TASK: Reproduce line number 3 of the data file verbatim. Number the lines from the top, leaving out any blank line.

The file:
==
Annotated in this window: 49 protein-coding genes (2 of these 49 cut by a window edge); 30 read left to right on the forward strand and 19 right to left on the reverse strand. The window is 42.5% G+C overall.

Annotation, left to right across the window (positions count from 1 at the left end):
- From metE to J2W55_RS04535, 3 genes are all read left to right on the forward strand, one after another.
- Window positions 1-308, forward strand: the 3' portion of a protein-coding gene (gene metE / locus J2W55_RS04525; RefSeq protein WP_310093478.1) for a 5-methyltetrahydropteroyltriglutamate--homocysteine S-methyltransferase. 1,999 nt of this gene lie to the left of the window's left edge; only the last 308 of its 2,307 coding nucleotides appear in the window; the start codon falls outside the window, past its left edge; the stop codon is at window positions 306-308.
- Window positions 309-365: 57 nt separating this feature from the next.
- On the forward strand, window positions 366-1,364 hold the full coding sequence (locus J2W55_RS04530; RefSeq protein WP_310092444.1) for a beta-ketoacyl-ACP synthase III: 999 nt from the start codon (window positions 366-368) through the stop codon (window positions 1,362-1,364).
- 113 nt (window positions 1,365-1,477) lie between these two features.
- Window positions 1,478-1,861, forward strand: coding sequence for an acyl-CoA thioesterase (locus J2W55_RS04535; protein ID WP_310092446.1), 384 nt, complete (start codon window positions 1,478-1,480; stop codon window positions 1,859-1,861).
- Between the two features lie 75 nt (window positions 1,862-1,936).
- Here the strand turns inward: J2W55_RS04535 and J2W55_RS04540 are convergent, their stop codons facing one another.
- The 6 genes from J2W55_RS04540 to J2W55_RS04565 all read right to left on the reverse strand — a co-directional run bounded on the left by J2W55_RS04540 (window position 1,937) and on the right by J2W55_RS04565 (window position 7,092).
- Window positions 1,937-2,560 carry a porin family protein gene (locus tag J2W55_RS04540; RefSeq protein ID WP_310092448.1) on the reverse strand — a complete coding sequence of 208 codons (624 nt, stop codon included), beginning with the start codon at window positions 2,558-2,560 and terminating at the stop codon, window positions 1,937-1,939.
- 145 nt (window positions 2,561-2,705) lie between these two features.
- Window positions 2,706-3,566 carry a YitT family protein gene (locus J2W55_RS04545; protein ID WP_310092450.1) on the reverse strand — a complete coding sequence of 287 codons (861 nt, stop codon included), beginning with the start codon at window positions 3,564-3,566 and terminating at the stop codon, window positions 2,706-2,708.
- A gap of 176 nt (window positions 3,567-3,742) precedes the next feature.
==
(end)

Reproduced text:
- From metE to J2W55_RS04535, 3 genes are all read left to right on the forward strand, one after another.